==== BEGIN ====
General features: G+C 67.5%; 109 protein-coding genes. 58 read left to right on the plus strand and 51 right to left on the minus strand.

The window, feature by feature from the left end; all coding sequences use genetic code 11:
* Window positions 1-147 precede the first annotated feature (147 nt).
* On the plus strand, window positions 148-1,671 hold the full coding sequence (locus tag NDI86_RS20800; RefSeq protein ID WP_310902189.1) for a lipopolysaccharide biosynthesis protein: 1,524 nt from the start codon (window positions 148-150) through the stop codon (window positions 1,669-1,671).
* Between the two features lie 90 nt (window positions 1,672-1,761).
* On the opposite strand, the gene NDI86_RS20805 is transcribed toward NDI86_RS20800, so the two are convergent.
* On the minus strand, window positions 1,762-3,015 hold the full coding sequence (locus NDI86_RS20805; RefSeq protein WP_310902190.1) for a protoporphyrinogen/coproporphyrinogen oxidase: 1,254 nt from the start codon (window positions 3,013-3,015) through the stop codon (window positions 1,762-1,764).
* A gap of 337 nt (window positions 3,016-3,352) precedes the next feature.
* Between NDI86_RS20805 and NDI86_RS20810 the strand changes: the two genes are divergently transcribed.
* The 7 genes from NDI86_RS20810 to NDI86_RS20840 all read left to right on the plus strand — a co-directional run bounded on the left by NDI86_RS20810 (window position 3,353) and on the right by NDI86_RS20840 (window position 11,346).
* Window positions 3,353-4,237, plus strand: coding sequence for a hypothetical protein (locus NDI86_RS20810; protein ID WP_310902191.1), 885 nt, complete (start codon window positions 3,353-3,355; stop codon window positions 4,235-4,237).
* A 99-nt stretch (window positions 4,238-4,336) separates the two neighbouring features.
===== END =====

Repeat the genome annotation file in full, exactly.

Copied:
General features: G+C 67.5%; 109 protein-coding genes. 58 read left to right on the plus strand and 51 right to left on the minus strand.

The window, feature by feature from the left end; all coding sequences use genetic code 11:
* Window positions 1-147 precede the first annotated feature (147 nt).
* On the plus strand, window positions 148-1,671 hold the full coding sequence (locus tag NDI86_RS20800; RefSeq protein ID WP_310902189.1) for a lipopolysaccharide biosynthesis protein: 1,524 nt from the start codon (window positions 148-150) through the stop codon (window positions 1,669-1,671).
* Between the two features lie 90 nt (window positions 1,672-1,761).
* On the opposite strand, the gene NDI86_RS20805 is transcribed toward NDI86_RS20800, so the two are convergent.
* On the minus strand, window positions 1,762-3,015 hold the full coding sequence (locus NDI86_RS20805; RefSeq protein WP_310902190.1) for a protoporphyrinogen/coproporphyrinogen oxidase: 1,254 nt from the start codon (window positions 3,013-3,015) through the stop codon (window positions 1,762-1,764).
* A gap of 337 nt (window positions 3,016-3,352) precedes the next feature.
* Between NDI86_RS20805 and NDI86_RS20810 the strand changes: the two genes are divergently transcribed.
* The 7 genes from NDI86_RS20810 to NDI86_RS20840 all read left to right on the plus strand — a co-directional run bounded on the left by NDI86_RS20810 (window position 3,353) and on the right by NDI86_RS20840 (window position 11,346).
* Window positions 3,353-4,237, plus strand: coding sequence for a hypothetical protein (locus NDI86_RS20810; protein ID WP_310902191.1), 885 nt, complete (start codon window positions 3,353-3,355; stop codon window positions 4,235-4,237).
* A 99-nt stretch (window positions 4,238-4,336) separates the two neighbouring features.